Rev. Rick Lawson, rector of St. Mark's Episcopal Cathedral in Salt Lake City, told the Tribune that the bishop was able to grasp Utah’s religious uniqueness “and move us forward. He has had dialogue with the whole community. We can all say, 'he's our bishop.'”

At the reception that followed the mass at the Grand American Hotel, hundreds lined up to greet the bishop, who sat in front of a large tapestry with his motto: "To give and to serve."

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Chicago organizes ‘Catholic festival’ to inspire, deepen faith

Chicago, Ill., Feb 9, 2006 (CNA) - The Archdiocese of Chicago has organized its second Catholic Festival of Faith. It will be held Feb. 12-18 at the Donald Stephens Convention Center in Rosemont.

The three-day celebration is expected to draw thousands of participants and “is open to Catholics of all ages and to all those interested in the Catholic faith,” said Fr. Thomas Franzman, event chair and director of the Archdiocese of Chicago’s Department of Evangelization, Catechesis and Worship.

“The Catholic Festival of Faith will offer Catholic liturgies, opportunities for prayer, concerts, keynote speakers and hundreds of workshops – including one offered by Francis Cardinal George, OMI, Archbishop of Chicago – and is designed to assist Catholics to become part of the ‘new evangelization’ so often referenced by the late Pope John Paul II,” said Fr. Franzman.

Many of the presentations will be offered in Spanish and Polish as well as English, and special sessions have been created for teens in Catholic and public high schools.

Full registration is $70; one-day registration is $35. For more information, go to www.catholicfest.org.

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An Arabe-Israeli appointed new Bishop of Galilee

Beirut, Lebanon, Feb 9, 2006 (CNA) - The Vatican and the Synod of the Greek Catholic Patriarchate of Antioch, who met Wednesday in Beirut, appointed Father Elias Shakur archbishop of the Galilee.

The appointment makes Shakur, the dynamic head of an educational empire with 4,000 students in the Galilee town of Ibillin, the most senior cleric of the Greek Catholic Church in the Holy Land, with a flock of about 55,000, the single largest Christian community in Israel.

"I plan to work for reconciliation and dialogue among the three religions of the Holy Land," Chacour told The Jerusalem Post. "I hope to be a moderating voice in the conflict that has spilled too much blood."

Elias Shakur was born November 29, 1939 in the village of Biram in Upper Galilee in Arab Palestine.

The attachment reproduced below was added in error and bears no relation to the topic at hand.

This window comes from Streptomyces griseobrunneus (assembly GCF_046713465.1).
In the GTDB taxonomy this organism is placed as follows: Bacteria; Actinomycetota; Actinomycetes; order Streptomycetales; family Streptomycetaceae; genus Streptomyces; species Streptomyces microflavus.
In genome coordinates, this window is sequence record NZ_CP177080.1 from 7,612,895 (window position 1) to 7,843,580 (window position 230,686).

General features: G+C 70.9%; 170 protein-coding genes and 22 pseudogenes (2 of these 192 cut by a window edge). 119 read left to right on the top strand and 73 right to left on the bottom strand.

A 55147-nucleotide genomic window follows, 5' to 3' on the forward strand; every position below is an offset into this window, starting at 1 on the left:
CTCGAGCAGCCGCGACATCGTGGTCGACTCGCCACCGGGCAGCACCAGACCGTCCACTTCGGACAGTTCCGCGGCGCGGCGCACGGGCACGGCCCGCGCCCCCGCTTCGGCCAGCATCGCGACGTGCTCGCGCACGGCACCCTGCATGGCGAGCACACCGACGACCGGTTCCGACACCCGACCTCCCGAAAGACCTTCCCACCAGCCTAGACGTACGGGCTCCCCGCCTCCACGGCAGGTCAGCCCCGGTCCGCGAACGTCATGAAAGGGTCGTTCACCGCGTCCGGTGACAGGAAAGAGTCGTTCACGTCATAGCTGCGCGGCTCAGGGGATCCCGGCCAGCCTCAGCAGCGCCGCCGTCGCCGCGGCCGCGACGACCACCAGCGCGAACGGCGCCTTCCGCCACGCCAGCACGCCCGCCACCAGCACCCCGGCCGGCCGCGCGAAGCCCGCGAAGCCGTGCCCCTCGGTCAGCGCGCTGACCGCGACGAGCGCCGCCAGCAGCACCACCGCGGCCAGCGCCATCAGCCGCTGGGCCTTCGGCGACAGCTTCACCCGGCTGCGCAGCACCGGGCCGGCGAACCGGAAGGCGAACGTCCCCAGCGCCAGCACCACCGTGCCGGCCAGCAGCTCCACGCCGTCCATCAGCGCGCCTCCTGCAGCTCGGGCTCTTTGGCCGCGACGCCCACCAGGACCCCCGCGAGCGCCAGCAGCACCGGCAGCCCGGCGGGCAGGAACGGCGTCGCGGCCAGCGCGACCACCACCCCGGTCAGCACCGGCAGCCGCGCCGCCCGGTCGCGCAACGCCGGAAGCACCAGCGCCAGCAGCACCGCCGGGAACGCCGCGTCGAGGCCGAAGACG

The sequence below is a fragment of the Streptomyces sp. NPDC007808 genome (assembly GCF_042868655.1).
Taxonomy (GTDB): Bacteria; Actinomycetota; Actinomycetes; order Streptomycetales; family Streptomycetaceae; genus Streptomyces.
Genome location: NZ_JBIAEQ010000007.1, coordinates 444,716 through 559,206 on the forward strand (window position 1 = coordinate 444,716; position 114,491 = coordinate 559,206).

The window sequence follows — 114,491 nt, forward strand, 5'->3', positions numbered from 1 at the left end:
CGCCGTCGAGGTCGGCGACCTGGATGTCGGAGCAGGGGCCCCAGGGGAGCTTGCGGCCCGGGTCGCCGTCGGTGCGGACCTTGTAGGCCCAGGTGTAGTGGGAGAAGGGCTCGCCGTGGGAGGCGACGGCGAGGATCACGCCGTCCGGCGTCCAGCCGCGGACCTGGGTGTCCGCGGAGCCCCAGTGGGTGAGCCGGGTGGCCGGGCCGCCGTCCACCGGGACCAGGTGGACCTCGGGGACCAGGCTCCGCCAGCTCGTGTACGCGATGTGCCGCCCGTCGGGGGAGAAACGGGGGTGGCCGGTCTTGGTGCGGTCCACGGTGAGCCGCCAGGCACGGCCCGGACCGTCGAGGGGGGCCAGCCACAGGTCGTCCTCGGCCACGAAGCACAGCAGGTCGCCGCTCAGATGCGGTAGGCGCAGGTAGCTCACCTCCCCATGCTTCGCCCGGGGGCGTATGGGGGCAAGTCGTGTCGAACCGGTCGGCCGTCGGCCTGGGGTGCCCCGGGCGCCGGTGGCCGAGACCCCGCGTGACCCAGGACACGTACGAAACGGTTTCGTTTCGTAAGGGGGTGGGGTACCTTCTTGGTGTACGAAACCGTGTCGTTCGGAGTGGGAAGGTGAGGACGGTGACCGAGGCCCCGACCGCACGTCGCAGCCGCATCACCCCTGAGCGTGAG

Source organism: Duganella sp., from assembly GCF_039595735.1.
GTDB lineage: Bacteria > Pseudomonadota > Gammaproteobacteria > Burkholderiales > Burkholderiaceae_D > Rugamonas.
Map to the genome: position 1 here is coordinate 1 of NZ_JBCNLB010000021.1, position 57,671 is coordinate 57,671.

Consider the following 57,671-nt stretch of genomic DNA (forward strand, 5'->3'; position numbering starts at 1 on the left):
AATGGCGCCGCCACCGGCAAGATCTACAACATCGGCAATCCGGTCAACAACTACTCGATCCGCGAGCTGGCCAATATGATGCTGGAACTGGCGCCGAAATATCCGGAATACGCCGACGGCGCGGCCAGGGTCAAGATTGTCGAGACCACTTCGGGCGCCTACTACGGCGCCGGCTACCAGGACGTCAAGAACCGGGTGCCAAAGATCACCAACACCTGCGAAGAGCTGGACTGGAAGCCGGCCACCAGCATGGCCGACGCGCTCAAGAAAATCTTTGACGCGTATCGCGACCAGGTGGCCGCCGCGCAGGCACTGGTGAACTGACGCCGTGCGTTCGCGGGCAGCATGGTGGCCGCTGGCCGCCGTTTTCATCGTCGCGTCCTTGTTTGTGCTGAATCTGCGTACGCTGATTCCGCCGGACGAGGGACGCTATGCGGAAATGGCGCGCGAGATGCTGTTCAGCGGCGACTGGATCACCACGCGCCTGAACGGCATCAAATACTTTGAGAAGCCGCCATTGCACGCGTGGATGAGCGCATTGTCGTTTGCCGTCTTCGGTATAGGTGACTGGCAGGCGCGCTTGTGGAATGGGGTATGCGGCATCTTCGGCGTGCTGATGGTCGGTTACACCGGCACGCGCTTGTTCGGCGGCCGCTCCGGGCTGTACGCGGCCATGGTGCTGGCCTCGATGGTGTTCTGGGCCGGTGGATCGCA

Shakur's jurisdiction will include all Greek Catholic communities from Hadera northward, including Zibda, a town near Jenin.

Archmandrite Matanios Hadad currently is filling the position of archbishop of Jerusalem, which is responsible for Greek Catholic communities to the south of Hadera.


The archbishop of the Galilee position has been vacant since 2002, when Father Boutrous Mualem stepped down at 75, the retirement age for Church clerics. Until now, local Greek Catholic church officials have been unable to decide on a replacement for Mualem.

In the interim, the Vatican appointed George Hadad as apostalic administer.

The Greek Catholic, or Melkite Church, which was created in the 17th century, is unionized with the worldwide Catholic Church. But unlike the Roman Catholic Church, headed in Israel by Patriarch Michel Sabbah, the Melkites retained Greek liturgy and their own synod of bishops, which lends them a certain degree of autonomy from the Vatican.

Daniel Rossing, director of the Jerusalem Center for Jewish-Christian Relations, said that Shakur has worked for peace and coexistence among the various religious groups of the Galilee.

"Shakur is a dynamic individual who has built a tremendous educational complex and is in the process of establishing an Israeli Arab university.

"He has traveled and lectured extensively in the Christian world and is the author of several books on Christians in the Galilee."

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French government allows embryonic stem cell research on frozen embryos.

Paris, France, Feb 9, 2006 (CNA) - The French Government officially published in its official paper on February 6, the decree relative to research on the embryo, and therefore altering the current code of public health, The law itself was voted in August 2004.

This decree defines the conditions under which research on embryonic stem cells and human embryos can be carried out, and the way in which scientists can acquire them.

Scientists are going to be able to work on embryos obtained through in vitro fecundation (IVF) and given away by the parents of these embryos. The authorization should be written. These embryos can stem either from the pre-implantatory diagnosis or from the selection of embryos “which are not susceptible of being transferred or conserved,” before the transfer to the uterus of the mother, or either from the “outnumbering” embryos who are not part of a parenting project anymore. In the last case, a reflection deadline of three months is given to couples to give their final decisions.

The importation of embryonic stem cells and fetal tissue remains allowed under the condition that they come from abortions and In Vitro fecundations carried out “in the respect of the principles fixed by the articles 16 to 16-8 of the civil code, with prior consent of the women,” or “the genitor couple,” “without any sort of payment can be made.”

The Agency of bio-medicine is to give the authorizations necessary for the laboratories concerned.